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Wizards of Oz

Maybe Andy Murray will now feel a bit better about his shock first round exit to Jo-Wilfried Tsonga last week, for the Frenchman (a modest 38th in the rankings and, trivia fans, second cousin to Newcastle footballer Charles N’Zogbia) defeated Rafael Nadal 6-2 6-3 6-2 this morning to reach the final of the Australian Open, denying us the resumption of the titanic Federer-Nadal rivalry.

Is it just me, or is tennis in general in pretty rude health at the moment?

If you are attracted by the ultimate battle of wills of two competitors at the very top of their games, then look no further than the men’s game, where Roger Federer and Nadal repeatedly stand toe-to-toe against each other on all surfaces, neither giving the other any quarter. Nadal has the edge on clay, Federer on the faster surfaces – although the gap between the two narrows with every passing year, as evidenced by last summer’s five-set Wimbledon final, a match as memorable as the great McEnroe-Borg finals of 1980 and ’81.

Never in living memory has the men’s game been so thoroughly dominated by two players. Between them, Federer and Nadal have won the last 11 Grand Slam singles titles – Federer leads 8-3 – dating back to the 2005 French Open, including four head-to-head battles during that time. And what sets this rivalry apart from McEnroe-Borg is the fact that both players are so strong on every surface: McEnroe always struggled on the clay of Roland Garros, while Borg was 0-4 in finals at Flushing Meadows and never passed the third round in Melbourne. And with Federer still only 26 to Nadal’s 21, there is every chance the pair can continue to dominate for the next two or three years.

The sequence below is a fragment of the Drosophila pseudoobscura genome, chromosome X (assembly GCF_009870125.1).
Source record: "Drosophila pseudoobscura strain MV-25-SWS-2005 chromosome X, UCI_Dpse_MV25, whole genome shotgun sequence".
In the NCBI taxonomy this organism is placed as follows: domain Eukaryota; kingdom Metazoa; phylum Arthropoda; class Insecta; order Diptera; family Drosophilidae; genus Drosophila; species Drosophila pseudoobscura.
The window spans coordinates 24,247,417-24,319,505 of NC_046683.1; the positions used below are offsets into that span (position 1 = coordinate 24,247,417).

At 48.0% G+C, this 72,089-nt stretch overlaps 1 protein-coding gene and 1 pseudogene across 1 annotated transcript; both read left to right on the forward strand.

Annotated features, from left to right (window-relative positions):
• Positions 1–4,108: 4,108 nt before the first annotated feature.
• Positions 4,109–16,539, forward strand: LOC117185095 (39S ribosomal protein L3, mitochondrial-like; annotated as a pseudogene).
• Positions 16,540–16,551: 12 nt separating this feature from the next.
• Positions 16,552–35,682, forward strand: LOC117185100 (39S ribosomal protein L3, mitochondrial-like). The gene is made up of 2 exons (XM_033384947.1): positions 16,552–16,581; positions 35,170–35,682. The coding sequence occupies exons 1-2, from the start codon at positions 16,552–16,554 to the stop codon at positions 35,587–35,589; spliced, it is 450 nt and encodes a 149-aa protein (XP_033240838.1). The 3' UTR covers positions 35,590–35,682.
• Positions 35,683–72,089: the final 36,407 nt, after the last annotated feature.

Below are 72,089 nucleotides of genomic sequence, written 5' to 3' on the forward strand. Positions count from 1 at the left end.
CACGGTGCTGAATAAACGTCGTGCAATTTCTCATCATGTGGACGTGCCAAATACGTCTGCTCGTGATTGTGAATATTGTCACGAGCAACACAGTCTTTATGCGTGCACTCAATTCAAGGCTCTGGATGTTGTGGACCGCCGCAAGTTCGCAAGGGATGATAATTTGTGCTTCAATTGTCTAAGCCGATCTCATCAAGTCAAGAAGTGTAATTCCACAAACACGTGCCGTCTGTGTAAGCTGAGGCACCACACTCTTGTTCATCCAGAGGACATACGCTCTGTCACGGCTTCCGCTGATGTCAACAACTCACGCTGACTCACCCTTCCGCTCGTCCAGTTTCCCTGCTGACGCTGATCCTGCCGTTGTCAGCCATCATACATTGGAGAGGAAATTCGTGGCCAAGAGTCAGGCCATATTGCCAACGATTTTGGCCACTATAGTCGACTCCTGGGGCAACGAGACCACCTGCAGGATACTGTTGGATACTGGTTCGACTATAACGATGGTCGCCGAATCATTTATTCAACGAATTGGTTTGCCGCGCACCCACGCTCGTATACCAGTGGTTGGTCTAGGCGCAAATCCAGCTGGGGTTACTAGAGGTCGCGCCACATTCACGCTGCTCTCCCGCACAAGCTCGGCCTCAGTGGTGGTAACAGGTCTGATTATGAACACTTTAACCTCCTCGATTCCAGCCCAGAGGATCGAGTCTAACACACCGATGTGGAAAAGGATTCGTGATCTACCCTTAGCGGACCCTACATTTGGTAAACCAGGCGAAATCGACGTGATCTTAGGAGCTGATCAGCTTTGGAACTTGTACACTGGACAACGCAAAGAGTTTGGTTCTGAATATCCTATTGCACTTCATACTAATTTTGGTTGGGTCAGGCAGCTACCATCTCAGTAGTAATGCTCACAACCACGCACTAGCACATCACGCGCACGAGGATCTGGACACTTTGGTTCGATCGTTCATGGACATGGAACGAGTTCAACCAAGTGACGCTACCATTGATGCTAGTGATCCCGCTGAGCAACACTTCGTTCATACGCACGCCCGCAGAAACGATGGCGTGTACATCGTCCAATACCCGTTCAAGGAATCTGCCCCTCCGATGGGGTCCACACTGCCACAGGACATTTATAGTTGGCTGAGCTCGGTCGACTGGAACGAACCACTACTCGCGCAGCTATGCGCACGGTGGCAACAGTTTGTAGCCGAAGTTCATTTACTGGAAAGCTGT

Behind them, youngsters such as Murray and the Serb Novak Djokovic are waiting impatiently in the wings. The 20-year old Djokovic, who awaits Federer tomorrow, is already the world number three, having reached at least the semi-finals in each of the last four Grand Slams. When Federer finally hangs up his kit bag, Nadal will certainly not have it all his way.

The women’s game, on the other hand, can boast the kind of strength in depth it was so often accused of lacking back in the days when first Steffi Graf, then Monica Seles and the Williams sisters steam-rollered all before them. There have been eight different winners of the last 16 Grand Slam singles titles, with only world number one Justine Henin (5 wins) claiming more than two – and even she was unceremoniously dispatched by Maria Sharapova in their quarter-final earlier this week, losing a set 6-0 for the first time in nearly six years. And there is no questioning the depth of talent in a field which includes a nice mix of established and rising stars such as Svetlana Kuznetsova, Jelena Jankovic, Ana Ivanovic, Daniela Hantuchova and Marion Bartoli.

With Ivanovic facing Sharapova in Saturday’s final, the total could rise to nine different winners in the last 17 Grand Slams. Compare that to the men’s game – just four Grand Slam winners in the last 16 tournaments – or to football’s English Premier League, where only four teams (Manchester United, Arsenal, Chelsea and Blackburn) have claimed the league title in the past 15 years. If you want unpredictability and a deep, competitive field, then women’s tennis is where it’s at.

Dominant champions or wide-open competition: whatever you want, the professional tennis circuit currently has it all.

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About Tim
Father of three. Bit of a geek. That's all, folks.

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